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Caveat Vendor

California Expands Data Breach Notification Requirements
As part of a recent flurry of legislative activity with respect to online privacy, on September 27, 2013, California enacted legislation that will dramatically expand the scope of personal data subject to its notification requirements in the event of breach.
The California Personal Privacy Initiative: A Potential Platform for New Consumer Class Actions in California
On September 26, 2013, the California Secretary of State set the stage for the enactment of yet another “consumer protection” statute in California, authorizing the commencement of signature-collection efforts for the California Personal Privacy Initiative (“CPPI
California Gives its Teens the Right to Be Forgotten
California recently became the first state to enact legislation to provide web users under the age of 18 with the right to delete or remove content they have posted online. The law – entitled the Privacy Rights for California Minors in the Digital World – will take effect on January 1, 2015.
New Paul Hastings Partner To Address Changes To TCPA
I am pleased to share that my newest partner, Sherrese Smith, will be participating in an American Bar Association webinar this Wednesday, September 25, from 3-4:30 pm EDT, to discuss the new FCC TCPA regulations taking effect in a few weeks.
FCC’s New Rules On Telemarketing Calls Take Full Effect In October
The Telephone Consumer Protection Act of 1991 (TCPA), which was adopted by Congress to protect consumers from unwanted calls, is receiving a makeover, courtesy of the Federal Communications Commission. While some of these changes have already gone into effect, the final changes become effective on October 16 of this year.
Waiver As to One, Waiver As to All: California Court Says Pre-Certification Discovery Waives Rights to Compel Arbitration in Consumer Class Action Disputes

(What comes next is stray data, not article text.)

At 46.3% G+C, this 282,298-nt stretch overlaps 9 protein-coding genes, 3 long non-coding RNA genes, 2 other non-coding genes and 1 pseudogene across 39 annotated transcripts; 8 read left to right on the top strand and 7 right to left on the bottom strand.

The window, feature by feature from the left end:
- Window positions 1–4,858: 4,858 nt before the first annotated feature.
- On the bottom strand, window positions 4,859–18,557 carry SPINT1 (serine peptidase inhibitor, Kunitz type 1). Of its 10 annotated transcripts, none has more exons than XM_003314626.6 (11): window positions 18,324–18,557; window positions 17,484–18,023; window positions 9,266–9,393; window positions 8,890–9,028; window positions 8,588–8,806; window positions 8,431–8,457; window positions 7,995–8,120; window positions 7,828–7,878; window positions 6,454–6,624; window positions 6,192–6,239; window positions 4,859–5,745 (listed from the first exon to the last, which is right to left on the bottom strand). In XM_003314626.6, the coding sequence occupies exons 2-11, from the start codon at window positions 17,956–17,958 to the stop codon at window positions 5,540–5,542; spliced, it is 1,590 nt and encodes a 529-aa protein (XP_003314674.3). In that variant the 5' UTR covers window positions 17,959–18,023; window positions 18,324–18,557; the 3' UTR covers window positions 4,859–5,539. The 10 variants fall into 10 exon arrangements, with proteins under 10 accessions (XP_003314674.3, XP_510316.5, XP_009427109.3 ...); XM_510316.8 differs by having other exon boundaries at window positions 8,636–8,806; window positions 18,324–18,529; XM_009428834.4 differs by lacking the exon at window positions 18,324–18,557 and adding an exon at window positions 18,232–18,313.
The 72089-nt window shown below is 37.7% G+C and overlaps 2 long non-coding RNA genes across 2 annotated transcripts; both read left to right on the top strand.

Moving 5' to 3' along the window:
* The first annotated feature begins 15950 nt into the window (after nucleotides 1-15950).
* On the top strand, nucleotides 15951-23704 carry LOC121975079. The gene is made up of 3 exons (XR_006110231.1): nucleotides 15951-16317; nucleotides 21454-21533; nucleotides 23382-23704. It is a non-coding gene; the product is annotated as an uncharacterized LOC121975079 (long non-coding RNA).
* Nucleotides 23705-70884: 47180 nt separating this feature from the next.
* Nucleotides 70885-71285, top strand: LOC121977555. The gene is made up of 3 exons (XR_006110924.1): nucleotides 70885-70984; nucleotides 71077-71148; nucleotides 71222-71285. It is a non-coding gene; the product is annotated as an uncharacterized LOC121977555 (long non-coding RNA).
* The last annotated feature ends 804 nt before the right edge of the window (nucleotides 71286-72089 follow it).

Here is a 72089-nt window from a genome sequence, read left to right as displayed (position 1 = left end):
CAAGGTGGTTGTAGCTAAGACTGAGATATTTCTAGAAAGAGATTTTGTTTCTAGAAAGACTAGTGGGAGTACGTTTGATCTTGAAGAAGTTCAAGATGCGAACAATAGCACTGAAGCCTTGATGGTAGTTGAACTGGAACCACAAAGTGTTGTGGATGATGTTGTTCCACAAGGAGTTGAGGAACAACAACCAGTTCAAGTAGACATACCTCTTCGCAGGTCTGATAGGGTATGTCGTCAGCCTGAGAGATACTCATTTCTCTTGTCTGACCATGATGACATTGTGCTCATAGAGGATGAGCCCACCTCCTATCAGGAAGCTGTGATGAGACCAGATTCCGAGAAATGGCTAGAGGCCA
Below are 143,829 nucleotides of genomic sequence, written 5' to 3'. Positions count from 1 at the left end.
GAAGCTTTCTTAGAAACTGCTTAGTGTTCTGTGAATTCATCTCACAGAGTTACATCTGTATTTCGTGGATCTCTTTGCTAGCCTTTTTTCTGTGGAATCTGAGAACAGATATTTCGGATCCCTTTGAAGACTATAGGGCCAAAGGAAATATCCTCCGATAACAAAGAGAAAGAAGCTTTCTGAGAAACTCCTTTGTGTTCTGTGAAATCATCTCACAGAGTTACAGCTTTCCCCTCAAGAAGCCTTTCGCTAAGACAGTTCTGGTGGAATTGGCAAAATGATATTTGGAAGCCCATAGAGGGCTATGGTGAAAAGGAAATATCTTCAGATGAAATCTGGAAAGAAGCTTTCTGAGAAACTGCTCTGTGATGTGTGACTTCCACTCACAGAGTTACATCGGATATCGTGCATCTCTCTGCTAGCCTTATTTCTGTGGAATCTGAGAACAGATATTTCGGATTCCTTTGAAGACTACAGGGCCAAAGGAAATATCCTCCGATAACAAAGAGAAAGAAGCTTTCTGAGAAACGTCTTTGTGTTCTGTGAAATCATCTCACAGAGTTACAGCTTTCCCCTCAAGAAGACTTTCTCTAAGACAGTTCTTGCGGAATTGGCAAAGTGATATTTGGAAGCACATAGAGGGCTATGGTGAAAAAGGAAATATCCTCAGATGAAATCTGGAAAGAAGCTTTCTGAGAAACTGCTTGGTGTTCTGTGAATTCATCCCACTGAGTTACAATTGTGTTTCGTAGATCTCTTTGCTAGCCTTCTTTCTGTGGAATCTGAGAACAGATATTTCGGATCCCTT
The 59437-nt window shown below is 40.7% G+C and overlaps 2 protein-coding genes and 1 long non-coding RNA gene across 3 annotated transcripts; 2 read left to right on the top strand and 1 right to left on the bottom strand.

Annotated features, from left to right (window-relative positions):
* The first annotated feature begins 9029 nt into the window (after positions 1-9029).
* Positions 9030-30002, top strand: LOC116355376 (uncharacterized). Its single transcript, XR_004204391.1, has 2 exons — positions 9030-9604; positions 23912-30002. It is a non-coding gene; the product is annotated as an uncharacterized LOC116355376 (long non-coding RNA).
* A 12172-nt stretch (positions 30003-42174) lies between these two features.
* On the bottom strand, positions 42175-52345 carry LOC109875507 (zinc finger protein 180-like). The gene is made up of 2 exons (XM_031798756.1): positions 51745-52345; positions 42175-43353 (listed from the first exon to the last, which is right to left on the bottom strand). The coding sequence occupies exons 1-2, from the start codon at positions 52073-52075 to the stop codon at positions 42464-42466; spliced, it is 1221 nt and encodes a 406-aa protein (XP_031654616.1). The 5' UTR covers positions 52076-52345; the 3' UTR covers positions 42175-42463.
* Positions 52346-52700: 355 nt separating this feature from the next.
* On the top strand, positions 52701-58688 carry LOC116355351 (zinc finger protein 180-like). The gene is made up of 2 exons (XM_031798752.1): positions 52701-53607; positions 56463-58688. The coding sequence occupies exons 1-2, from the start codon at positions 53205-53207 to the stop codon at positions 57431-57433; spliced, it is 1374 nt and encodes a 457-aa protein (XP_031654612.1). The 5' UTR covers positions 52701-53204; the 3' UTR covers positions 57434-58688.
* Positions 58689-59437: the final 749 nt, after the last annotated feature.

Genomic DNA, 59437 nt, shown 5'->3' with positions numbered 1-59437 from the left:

On September 13, 2013, in Morgan v. AT & T Wireless Services, Inc., Case No. B241242, 2013 WL 5034436 (Cal. Ct. App. Sept. 13, 2013), a California Court of Appeal reversed an order denying class certification, concluding that when a defendant waives its rights to compel arbitration, the waiver applies to the entire class. As a result, companies facing consumer class action lawsuits in California must be especially mindful of their discovery tactics if they intend to move to compel arbitration.
FTC No Fan of “Blurred Lines” When It Comes To Sponsored Ads
The FTC announced earlier this week that it will host a free workshop on December 4, 2013, to examine the increasingly common practice of blending digital ads with other content such as news and entertainment. The Commission seeks to ensure that this practice – known as “native advertising” or “sponsored content” – does not confuse or mislead consumers.
Revel Lawsuit Shows Ad Fine Print Isn’t Always a Safe Bet
While disclosures are useful for clarifying advertising claims and promotion terms, advertisers must be aware that they cannot use the “fine print” to contradict the main message of the advertisement.
When It Comes To Robocalls, Consent is Not Forever
In a precedent-setting decision, the United States Court of Appeals for the Third Circuit recently held that consumers have the right to revoke their express consent at any time under the Telephone Consumer Protection Act of 1991 (TCPA) in Gager v. Dell Financial Services.
Julie Brill, the Safe Harbor and the NSA: Unintended Consequences?
FTC Commissioner Julie Brill warned last week that the EU's data protection reform effort has targeted the US-EU Safe Harbor, and that outrage over revelations regarding NSA surveillance has endangered the program's continuation.
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